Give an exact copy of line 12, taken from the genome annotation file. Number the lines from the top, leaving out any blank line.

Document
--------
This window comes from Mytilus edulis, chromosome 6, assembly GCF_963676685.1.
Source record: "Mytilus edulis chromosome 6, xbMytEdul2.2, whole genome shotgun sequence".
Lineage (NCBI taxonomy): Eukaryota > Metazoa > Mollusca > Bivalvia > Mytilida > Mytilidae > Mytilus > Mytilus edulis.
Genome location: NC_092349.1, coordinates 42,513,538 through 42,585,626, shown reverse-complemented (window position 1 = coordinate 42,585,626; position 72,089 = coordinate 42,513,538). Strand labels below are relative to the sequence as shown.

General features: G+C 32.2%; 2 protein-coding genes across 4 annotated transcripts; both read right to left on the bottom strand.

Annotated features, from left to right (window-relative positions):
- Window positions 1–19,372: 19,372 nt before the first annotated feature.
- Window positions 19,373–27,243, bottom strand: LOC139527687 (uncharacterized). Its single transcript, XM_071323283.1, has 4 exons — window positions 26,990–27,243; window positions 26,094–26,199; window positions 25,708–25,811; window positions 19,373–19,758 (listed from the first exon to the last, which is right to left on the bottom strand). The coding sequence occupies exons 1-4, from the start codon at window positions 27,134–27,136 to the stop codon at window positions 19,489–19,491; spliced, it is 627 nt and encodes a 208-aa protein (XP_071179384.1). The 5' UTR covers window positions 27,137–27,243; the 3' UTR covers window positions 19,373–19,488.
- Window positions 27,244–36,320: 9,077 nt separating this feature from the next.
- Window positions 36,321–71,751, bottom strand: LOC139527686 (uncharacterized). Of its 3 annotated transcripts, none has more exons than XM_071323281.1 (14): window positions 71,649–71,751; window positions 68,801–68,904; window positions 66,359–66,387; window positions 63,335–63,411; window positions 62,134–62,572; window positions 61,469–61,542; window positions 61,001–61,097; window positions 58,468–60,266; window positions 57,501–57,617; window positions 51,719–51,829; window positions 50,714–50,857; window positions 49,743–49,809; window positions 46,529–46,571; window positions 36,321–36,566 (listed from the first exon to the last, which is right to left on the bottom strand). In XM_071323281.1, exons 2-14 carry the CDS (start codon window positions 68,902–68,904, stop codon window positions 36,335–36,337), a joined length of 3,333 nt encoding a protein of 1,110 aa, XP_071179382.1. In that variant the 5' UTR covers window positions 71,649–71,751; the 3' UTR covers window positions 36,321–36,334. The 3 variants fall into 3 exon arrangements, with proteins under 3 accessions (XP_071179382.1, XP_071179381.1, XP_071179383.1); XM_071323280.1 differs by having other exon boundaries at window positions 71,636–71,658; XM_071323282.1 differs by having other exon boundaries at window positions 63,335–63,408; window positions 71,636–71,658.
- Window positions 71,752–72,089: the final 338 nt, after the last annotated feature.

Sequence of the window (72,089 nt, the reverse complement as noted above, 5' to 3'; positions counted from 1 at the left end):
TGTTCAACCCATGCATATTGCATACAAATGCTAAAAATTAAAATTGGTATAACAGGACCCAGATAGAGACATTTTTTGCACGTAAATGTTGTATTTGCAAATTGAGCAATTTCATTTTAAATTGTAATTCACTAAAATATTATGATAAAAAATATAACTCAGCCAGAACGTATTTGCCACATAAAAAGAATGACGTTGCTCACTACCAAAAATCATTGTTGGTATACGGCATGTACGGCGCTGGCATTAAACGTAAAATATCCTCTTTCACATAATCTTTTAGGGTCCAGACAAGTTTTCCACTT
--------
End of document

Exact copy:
Sequence of the window (72,089 nt, the reverse complement as noted above, 5' to 3'; positions counted from 1 at the left end):